Last week, Michael Moore announced that Disney had refused to distribute his new film, "Fahrenheit 9/11." As with all of Moore's pronouncements, you might want to season this one liberally with salt.
Moore -- who poses as a heroic truth-teller and who in a speech last year after winning an Oscar for his documentary "Bowling for Columbine" bemoaned these "fictitious times" -- is a virtuoso of fictions himself.
As the filmmaker's fictions go, this one was fairly modest; Moore appears to have timed his announcement to stir up publicity for his movie's upcoming screening at the Cannes Film Festival, though he has known for a year that Disney Chief Executive Michael Eisner was refusing to distribute "Fahrenheit 9/11." Still, the complaint was vintage Moore: People who disagree with you are part of a conspiracy led by corporate evildoers. When a film magazine panned his breakout film "Roger and Me," Moore dangled this explanation: "Film Comment is a publication of the Film Society of Lincoln Center. Lincoln Center had received a $5-million gift from GM just prior to publishing the piece trashing 'Roger and Me.' Coincidence? Or just five big ones well spent?"
After some people booed his Oscar acceptance speech last year, Moore insisted in an interview with the San Jose Mercury News that "those boos were amplified ... as I looked out at the audience no one was booing. You could see the camera desperately trying to find people who were disagreeing with me and they couldn't." Actually, those boos were more real than "Bowling for Columbine," which from title to credits was a torrent of partial truths, pointed omissions and deliberate misimpressions.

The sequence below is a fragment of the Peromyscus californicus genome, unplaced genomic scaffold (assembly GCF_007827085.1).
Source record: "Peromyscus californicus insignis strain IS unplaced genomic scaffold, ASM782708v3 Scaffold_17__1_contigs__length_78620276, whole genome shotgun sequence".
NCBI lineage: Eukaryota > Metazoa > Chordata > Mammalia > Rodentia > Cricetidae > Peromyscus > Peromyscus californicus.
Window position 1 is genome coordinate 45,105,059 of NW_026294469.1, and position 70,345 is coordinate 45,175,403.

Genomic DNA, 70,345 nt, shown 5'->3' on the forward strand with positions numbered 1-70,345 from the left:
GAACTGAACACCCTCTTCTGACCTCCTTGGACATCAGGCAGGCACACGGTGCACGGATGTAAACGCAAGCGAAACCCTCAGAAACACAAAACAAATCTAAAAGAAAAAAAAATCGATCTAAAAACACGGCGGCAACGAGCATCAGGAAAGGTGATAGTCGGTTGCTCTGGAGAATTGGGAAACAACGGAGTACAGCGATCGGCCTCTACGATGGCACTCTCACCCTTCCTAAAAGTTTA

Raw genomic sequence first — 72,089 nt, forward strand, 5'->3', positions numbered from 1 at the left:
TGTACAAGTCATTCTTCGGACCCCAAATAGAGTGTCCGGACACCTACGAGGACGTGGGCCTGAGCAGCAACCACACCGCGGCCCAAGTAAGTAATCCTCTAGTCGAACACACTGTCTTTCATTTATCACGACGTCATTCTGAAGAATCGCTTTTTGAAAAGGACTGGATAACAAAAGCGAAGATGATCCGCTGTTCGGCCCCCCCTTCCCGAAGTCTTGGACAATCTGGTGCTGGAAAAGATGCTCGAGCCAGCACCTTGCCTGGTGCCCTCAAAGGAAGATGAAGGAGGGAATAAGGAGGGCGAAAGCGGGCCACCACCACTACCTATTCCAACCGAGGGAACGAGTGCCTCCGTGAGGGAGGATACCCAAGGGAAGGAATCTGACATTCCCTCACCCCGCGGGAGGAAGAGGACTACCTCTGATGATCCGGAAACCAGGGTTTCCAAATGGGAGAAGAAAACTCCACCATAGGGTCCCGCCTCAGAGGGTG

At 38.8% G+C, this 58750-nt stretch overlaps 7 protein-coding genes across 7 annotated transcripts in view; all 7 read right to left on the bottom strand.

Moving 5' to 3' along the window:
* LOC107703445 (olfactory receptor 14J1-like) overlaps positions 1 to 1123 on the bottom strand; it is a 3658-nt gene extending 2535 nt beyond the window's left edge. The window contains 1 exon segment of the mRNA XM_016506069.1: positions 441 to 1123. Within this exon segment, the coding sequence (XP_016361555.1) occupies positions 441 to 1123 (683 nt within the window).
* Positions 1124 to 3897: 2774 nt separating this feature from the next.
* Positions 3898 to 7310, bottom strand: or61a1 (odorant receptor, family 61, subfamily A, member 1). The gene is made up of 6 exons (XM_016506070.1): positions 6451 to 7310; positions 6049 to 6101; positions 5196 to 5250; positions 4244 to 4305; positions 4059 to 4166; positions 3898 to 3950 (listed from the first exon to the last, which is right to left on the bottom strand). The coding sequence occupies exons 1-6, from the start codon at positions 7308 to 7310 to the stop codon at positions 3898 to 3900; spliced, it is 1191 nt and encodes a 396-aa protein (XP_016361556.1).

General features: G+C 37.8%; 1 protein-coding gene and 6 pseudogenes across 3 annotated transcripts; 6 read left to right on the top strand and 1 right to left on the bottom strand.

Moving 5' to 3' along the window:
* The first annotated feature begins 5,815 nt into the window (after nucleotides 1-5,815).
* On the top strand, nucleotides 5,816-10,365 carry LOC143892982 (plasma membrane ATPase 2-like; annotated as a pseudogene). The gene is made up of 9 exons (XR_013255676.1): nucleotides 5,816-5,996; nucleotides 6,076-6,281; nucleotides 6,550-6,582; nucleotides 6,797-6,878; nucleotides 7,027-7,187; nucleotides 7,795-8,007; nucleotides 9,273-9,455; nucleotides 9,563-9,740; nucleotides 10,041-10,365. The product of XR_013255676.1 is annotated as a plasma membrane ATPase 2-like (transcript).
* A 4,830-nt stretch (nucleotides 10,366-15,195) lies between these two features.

Moore based the title on the testimony of a few students that the killers had gone to a bowling class before the massacre -- even though investigators concluded on the testimony of many other witnesses that they could not have been in class that day.
The dazzling opening sequence, in which Moore runs out of a bank waving a gun that he received in exchange for opening an account, is no less factually challenged. According to later interviews with the bank service representative shown in the sequence, Moore staged the scene, knowing that it takes six weeks to do a background check before a customer can receive a gun.
And that's only the first few minutes of the movie. Later, Moore implicitly condemns the United States for giving $345 million to the Taliban in 2000 and 2001, neglecting to mention that the money went through a food program run by the United Nations for a famine-ravaged population.
Moore's admirers justify his dysfunctional relationship with facts by insisting that the filmmaker still manages to get at core truths, but "Bowling" is a perfect example of how slippery facts skid toward incoherent conclusions.
Moore tries to show the connection between individual and state violence by pointing out that the Columbine murders occurred on the same day that the United States dropped the largest number of bombs in the conflict in Yugoslavia. But if trying to depose a tyrant like Milosevic in a NATO operation is somehow related to kids committing mass murder, then why were there so few murders that year in Britain, where the government strongly supported the bombings?
He also tries to argue that the media feed people's fear, which in turn leads to violence. But if the U.S. is so violent, shouldn't the media cover it?
Moore justifies his fictions by pleading comic license: "How can there be inaccuracy in comedy?" he once asked Lou Dobbs.
When "Fahrenheit 9/11" does finally open, you may be able to call it funny. Just don't assume that it is true -- or, for that matter, a documentary.
Kay Hymowitz is a contributing editor of the City Journal at the Manhattan Institute.